1. Develop a new leaner implicit documentation system of sub/function variables for IntelliSense. With less “noise characters” and tighter integration that avoids some duplication and bring down the number of lines (even if the “saved” lines are “just” documentation and not code. For instance, if the two characters `< (without space could replace the clumsy XML style now in use, as shown in the example below. (Multi line can be implemented with underscore and end with >’ It also requires that the method heading can be broken by comments!

    Sub DoSomething( `< This sub information shows up in IntelliSense _

    Multiline comment >’

    ByVal X as In32) `< This variable information shows up in IntelliSense

    2. Give VBX enough dynamic possibilities so that VBX can replace VBS and PowerShell as script tool for administrators.

    3. Use the new dynamic possibilities to implement a simpler but more powerful System.Windows.Forms and a GUI for it in Visual Studio. Compare the possibilities that IronRuby has with Rails and Groovy has with Grails.

    4. Do use Unicode in identifiers so these are valid identifiers: Dim a, d, k’ as Int32, where k’= k prim. It is really time to forget 7 bit ASCII. This would make many lines of code clearer. Further, why not have better editors so that even k2 k(subscript)2 could be legal identifier? Compare with variable names in MathCAD.

    5. An optional “Catch” functionality in the uppermost level in sub and functions, so an extra indention is not needed. See the code example. Much time should be saved, if this was the default set up.

    Sub DemoWithCathDirect



    CatchSub ex as Exception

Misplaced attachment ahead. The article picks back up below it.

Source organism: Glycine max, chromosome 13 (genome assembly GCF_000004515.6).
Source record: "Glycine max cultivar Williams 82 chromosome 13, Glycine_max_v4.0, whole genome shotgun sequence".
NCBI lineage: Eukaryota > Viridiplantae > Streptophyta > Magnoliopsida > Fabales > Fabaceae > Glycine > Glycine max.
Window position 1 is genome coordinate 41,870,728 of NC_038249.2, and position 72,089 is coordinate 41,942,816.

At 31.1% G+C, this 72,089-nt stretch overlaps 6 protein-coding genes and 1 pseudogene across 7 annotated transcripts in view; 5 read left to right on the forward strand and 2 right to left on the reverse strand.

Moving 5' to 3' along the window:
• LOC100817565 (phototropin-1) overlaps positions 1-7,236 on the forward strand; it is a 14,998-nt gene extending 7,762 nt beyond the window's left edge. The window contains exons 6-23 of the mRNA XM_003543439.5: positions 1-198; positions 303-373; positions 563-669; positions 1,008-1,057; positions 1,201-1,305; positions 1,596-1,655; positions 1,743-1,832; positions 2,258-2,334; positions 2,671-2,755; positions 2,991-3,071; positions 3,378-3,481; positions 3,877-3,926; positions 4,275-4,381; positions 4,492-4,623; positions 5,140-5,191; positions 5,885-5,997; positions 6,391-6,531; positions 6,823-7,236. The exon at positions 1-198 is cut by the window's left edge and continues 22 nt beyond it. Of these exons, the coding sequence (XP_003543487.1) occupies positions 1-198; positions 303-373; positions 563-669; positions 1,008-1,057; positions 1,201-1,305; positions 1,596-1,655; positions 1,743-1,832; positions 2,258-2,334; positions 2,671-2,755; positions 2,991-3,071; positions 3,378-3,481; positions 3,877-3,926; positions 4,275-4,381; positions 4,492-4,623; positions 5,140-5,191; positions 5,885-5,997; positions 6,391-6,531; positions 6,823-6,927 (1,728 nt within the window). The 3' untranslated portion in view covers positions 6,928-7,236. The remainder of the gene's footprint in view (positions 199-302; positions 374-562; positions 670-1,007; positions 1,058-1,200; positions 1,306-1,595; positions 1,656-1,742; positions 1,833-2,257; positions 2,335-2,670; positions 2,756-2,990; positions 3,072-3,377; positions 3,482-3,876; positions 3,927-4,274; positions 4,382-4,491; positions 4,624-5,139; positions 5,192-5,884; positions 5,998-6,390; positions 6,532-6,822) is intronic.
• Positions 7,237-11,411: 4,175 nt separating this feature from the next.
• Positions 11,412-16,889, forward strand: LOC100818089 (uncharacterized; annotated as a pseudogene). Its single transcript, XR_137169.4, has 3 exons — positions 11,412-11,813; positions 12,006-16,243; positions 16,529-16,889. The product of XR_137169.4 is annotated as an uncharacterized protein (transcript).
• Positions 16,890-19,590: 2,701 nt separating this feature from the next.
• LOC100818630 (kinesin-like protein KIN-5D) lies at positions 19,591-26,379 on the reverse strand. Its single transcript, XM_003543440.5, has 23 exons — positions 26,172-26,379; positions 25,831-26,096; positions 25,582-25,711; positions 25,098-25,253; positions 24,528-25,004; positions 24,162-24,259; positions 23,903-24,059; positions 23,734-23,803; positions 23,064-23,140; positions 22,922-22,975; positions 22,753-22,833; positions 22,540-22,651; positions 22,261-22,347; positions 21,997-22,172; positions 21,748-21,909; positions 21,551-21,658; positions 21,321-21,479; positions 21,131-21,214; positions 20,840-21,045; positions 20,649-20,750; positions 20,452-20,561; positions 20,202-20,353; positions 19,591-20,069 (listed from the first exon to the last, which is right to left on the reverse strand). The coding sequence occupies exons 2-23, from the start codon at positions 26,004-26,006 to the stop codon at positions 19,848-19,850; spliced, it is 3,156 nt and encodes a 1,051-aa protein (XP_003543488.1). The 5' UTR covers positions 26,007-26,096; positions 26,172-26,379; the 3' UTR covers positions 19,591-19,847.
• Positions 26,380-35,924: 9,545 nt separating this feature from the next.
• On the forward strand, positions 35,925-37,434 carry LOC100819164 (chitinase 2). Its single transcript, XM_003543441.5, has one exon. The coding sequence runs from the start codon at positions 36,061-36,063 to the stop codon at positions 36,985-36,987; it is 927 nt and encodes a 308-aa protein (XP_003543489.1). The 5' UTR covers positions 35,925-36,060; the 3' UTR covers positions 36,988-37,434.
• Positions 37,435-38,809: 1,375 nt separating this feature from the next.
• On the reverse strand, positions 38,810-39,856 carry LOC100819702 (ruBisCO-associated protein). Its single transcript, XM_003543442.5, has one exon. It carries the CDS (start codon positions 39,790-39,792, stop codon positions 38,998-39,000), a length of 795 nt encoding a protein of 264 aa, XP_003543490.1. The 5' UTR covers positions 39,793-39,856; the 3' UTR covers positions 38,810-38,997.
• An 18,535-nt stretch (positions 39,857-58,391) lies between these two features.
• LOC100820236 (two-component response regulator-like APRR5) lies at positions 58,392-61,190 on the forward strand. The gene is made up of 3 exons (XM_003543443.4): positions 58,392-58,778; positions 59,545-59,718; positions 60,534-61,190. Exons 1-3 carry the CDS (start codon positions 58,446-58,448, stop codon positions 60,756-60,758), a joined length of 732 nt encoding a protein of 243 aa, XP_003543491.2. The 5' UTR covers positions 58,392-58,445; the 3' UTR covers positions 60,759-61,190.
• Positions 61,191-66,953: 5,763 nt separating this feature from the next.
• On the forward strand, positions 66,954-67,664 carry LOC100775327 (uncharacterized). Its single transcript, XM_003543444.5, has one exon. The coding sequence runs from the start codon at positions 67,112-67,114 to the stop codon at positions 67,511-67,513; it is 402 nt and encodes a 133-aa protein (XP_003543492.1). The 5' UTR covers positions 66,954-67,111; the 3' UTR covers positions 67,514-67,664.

MsgBox(“Exception in ” & Sub.Name)

    End Sub

  15. Konrad

    Hi Paul,

    basically, there is only one valid argument for C# and against VB that is repeated from C# programmers around the worlds and that (from what I hear) is the single most decisive factor that makes professionals favour C# over VB: People fear that one day, VB.NET will face the same destiny as VB6. Namely, to be ditched. Ending VB6 support has cost enterprises large sums of money and shame on them if they let themselves be fooled twice.

    It’s no good promising the kind of discontinuation won’t happen again, all that’s left is to wipe up the spilt milk.

    So, this is my most urgent suggestion: Make VB an international standard, just like C#. This way, even if Microsoft should decide to stop working on VB some day in the future, enterprises can be confident that someone else will continue to work on it. I imagine that standardising a language is a huge effort and costs a lot of money; yet, the effort seemed worthwhile for C#. It will be worthwhile for VB for the same reasons.

  16. Felipe

    Hi Paul,

    I’d like to see Procedure View IDE back.